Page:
Although Shein is one of the largest fashion companies in the world, little is known about its history. SheInside was the company’s name when it was established in 2012. It reportedly started by selling wedding gowns abroad from its first headquarters, in Nanjing in China. Shein’s spokesperson denied that the company ever sold wedding gowns, but declined any other details. Although Chris Xu was born in China, the company’s founder is now a US citizen. However, a press release that referred to him as being from the US has since been deleted. Shein expanded its offerings to include apparel for men, women and children as well as home and pet products. However, the core business of Shein still sells clothes targeted at young women in their 20s and 30s. This is a generation that has grown up on social media platforms such as Instagram and Pinterest.
Shein’s clothing are not intended for Chinese customers. They are made for export. The company was the most downloaded shopping app on iOS and Android in May. It also topped the iOS rankings for more than 50 countries in May. It is second in popularity after Macys.com.
According to Bloomberg, Shein’s sales rose to $10bn (PS7.5bn) by 2020. This is a 250% increase over the previous year. The company was responsible for 28% of all US fast fashion sales in June – nearly as much as Zara and H&M combined. A report circulated in June that Shein was valued at more than $47bn. This made it one of the most valuable private startups in the tech sector. Shein declined to confirm the accuracy of the valuation or sales figures.
Shein’s rapid growth has created a number of controversies. Many designers claimed it stole their work. Brands such as Dr Martens and Levi Strauss sued Shein for trademark infringement. The former was paid an undisclosed amount, while Shein stated that it does not comment on ongoing litigation. It was also criticized for selling offensive or culturally sensitive products such as swastika neckties. Journalists and advocacy groups have found evidence that Shein’s $11 bikinis were made by workers in harsh conditions. Environmental experts also warned that these same items are often worn only once before being thrown away.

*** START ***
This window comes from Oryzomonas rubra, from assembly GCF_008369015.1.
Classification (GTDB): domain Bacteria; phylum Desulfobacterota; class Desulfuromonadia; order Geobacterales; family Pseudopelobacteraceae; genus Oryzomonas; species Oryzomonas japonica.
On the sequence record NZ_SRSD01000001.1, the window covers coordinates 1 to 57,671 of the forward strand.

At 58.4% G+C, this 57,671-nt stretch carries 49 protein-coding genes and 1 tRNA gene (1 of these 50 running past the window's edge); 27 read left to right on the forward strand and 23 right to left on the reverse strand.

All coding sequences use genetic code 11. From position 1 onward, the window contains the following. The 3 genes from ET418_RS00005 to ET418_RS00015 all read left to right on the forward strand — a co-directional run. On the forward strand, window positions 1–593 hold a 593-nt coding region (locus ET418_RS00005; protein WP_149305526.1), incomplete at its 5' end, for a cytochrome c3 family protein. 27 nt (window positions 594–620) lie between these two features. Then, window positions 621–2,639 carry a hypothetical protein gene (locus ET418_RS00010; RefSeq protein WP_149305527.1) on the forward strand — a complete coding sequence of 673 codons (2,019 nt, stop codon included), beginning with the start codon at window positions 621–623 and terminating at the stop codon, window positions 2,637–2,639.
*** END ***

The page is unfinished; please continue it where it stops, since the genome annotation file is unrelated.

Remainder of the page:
Shein’s aggressive business approach is at the core of these problems. It’s easy to compare Shein to H&M and other fast-fashion giants, but this is not the case. Shein operates an online marketplace that connects about 6,000 Chinese clothing factories. They are connected with proprietary software for internal management that provides near-instant feedback on which items are successful and which ones are not. This allows Shein to order new inventory almost as quickly as she needs. The software allows you to order designs – either original or based on existing products. The Shein head office in Guangzhou runs a polished advertising operation that is added to the design.
Shein works with its Chinese manufacturing partners to produce and test thousands of items at once. According to data gathered by Rest of World, the company added between 2,000 to 10,000 styles each day to its app between July and December 2021. According to the company, it orders a small quantity of each garment, sometimes a few dozen, then waits for buyers to respond. Shein orders more if the cropped sweater vest sells well. The system is described as a large-scale automated test-and-re-order (LATR), model.